I recently read a case that had been filed against several media groups in Mississippi, but has since been “removed” (transferred) to federal court by the Defendants. Ignoring the merits of the case, the allegations describe circumstances that occur so frequently and in so many newsrooms that I thought I would use it as a peg to briefly discuss the issue of running corrections/retractions and the legal strategy behind them.
The alleged facts of this case are these:
- According to the Complaint, in July 2015, a television station in Mississippi broadcast a picture of the Plaintiff along with his name, and announced that he was wanted by local law enforcement for burglary, sexual assault and sexual battery. (Needless to say, the Plaintiff claims they identified the wrong guy.)
- Following the broadcast, [Plaintiff] received numerous telephone calls from family members, friends, and coworkers advising [Plaintiff] that he was wanted for charges of burglary and sexual battery and/or sexual assault.
- In the following days, Plaintiff faced threatening and/or embarrassing remarks and public ridicule in relation to [Plaintiff’s] alleged criminal activity, including the loss of his employment.
- Or or about July 15, 2015, [Plaintiff] was arrested for the erroneous alleged crimes.
- Or or about July 27, 2015, after [Plaintiff] had already spent approximately one (1) week in jail, the City dismissed all charges against him on the basis that he had been misidentified.
To be absolutely clear, none of the Defendants has filed an answer. We (I) do not know whether the news organizations ran the Plaintiff’s picture and name because that is what they were given by the local law enforcement authorities or whether it was just a newsroom mistake.
I am, however, going to hijack these facts and use them for my purposes: namely, to discuss what typically happens when stations make mistakes and why there is legal benefit to running a correction (other than the moral determination that it is the right thing to do).
In most tort cases (defamation is a tort), a plaintiff has to prove actual damages in order to make a claim.
To establish a prima facie case of defamation, the plaintiff must prove that (1) a party published a statement; (2) with knowledge that the statement was false and defaming to the other; or (3) with reckless disregard for the truth of the statement or with negligence in failing to ascertain the truth of the statement.
However, “the basis for an action for defamation, whether it be slander or libel, is that the defamation has resulted in an injury to the person’s character and reputation.” To be actionable, the allegedly defamatory statement must “constitute a serious threat to the plaintiff’s reputation.” Damages from false or inaccurate statements cannot be presumed; actual damage must be sustained and proved.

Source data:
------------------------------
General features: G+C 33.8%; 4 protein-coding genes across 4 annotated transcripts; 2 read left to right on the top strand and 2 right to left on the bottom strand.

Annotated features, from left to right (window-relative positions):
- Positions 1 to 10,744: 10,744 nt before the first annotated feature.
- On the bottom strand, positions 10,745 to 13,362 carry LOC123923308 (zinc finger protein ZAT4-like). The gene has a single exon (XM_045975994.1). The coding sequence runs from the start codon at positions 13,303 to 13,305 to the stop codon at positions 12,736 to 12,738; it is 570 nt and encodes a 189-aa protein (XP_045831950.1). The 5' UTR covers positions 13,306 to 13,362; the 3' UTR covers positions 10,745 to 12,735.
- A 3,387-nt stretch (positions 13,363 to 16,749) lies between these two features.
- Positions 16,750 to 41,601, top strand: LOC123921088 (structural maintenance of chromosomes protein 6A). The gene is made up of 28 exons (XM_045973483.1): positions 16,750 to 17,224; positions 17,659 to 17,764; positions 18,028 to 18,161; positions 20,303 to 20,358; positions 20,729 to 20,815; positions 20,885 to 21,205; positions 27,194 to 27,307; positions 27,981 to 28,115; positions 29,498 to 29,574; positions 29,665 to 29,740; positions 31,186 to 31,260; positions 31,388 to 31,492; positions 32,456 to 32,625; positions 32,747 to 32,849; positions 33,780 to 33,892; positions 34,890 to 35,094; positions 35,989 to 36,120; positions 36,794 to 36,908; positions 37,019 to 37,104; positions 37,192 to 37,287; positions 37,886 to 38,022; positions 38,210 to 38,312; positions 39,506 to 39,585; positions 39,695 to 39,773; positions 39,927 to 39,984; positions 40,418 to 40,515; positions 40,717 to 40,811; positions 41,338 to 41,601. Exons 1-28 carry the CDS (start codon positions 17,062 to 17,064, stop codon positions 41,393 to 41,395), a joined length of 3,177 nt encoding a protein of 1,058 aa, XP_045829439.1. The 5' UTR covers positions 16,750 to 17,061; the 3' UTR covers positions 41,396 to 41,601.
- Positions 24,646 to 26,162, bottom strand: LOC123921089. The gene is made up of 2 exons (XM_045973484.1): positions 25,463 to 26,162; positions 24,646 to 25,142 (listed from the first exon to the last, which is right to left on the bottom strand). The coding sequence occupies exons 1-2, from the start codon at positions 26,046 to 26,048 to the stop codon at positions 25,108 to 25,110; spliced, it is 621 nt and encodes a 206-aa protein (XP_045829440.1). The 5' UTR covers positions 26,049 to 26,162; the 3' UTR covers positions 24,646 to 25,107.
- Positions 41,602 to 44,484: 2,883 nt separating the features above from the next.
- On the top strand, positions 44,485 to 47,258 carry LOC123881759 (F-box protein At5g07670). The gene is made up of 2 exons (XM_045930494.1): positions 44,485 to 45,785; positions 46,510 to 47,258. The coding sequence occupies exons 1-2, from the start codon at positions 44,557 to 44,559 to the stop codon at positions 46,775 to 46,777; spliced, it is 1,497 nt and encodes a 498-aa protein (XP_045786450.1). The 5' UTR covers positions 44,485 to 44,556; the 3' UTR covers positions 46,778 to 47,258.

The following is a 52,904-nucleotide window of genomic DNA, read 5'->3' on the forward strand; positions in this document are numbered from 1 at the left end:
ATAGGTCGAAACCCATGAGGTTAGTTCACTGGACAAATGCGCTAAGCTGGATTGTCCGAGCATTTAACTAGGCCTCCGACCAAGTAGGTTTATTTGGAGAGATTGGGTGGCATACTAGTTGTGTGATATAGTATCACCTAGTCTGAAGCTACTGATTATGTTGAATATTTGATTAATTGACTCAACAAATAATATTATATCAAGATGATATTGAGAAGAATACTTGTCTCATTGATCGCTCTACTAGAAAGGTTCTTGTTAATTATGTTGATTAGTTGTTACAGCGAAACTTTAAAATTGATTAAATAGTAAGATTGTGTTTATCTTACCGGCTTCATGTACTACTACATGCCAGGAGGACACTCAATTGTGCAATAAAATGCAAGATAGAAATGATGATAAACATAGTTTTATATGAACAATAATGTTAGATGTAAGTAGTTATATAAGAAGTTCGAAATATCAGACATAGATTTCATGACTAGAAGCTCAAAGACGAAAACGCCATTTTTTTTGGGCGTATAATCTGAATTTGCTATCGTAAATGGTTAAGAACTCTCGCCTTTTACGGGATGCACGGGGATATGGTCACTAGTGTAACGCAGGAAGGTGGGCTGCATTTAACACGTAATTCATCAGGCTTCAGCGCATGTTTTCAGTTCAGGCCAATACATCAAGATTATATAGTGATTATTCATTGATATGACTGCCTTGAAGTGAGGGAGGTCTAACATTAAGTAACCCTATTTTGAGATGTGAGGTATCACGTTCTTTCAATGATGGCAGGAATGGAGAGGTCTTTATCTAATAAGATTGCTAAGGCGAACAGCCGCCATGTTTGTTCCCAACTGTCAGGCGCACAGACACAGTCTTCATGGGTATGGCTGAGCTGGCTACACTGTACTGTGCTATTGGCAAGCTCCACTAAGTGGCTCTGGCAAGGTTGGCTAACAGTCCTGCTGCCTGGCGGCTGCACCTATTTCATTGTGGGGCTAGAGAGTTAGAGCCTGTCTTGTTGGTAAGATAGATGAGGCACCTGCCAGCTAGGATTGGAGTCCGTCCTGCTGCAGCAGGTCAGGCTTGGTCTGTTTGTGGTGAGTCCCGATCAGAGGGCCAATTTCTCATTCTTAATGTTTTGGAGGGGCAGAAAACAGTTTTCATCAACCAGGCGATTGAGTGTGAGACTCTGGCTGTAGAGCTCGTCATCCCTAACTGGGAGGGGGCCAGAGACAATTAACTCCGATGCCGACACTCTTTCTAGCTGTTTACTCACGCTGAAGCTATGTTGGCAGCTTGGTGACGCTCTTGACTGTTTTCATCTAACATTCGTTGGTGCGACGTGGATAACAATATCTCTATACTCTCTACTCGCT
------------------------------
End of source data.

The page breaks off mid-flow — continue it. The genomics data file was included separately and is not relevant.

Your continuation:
Thus, Tennessee courts have held that a plaintiff in a libel action must be able to show that his or her standing in the community and his public reputation for character has been injured by the inaccurate statement and, further, must have suffered real or actual damages due to that loss of standing or reputation.
Davis v. The Tennessean, 83 S.W.3d 125, 128 (Tenn.Ct.App. 2001)(emphasis added).
You can see from the sections of the case that I’ve cited that proving actual damage is a key part of bringing a succesful defamation action. In other words, it is possible that someone negligently makes a false statement about you and that you cannot successfully bring a case against them because you cannot prove that you have actually been damaged by the false statement.
So, how do we prove actual damage?
There are all sorts of different strategies Plaintiff’s lawyers have deployed to prove actual damages in defamation cases, and I will not get into them here.
The point is that once you run a correction, you are arguably putting a stop to the accrual of that Plaintiff’s damages. This means that even if a Plaintiff can prove that you negligently published a false statement about him and that he was damaged, the amount of damage should be controlled, or limited, by the fact that at some point you began to publish that you made a mistake and that the truth is whatever it is.
I cannot understate the value of this concept. The Digital Media Law Project (“DMLP”) has an excellent article on the law of defamation. Click here: link.
The DMLP also briefly addresses the fact that at least one state (Arizona) has created a “retraction” statute that seeks to control the accrual of damages. In Arizona, an allegedly damaged party must – by statute – demand a retraction (before filing suit) or else his damages are limited. You cannot just wait around, suffer damages, and sue for an astronomical amount.
Other than just doing the right thing, this is one of the reasons media lawyers have always advised their clients to run corrections. It is a “mitigation” concept: Even if they did make a mistake, and they are going to be held liable, by taking steps to get it right, they can actually control the scope of that liability.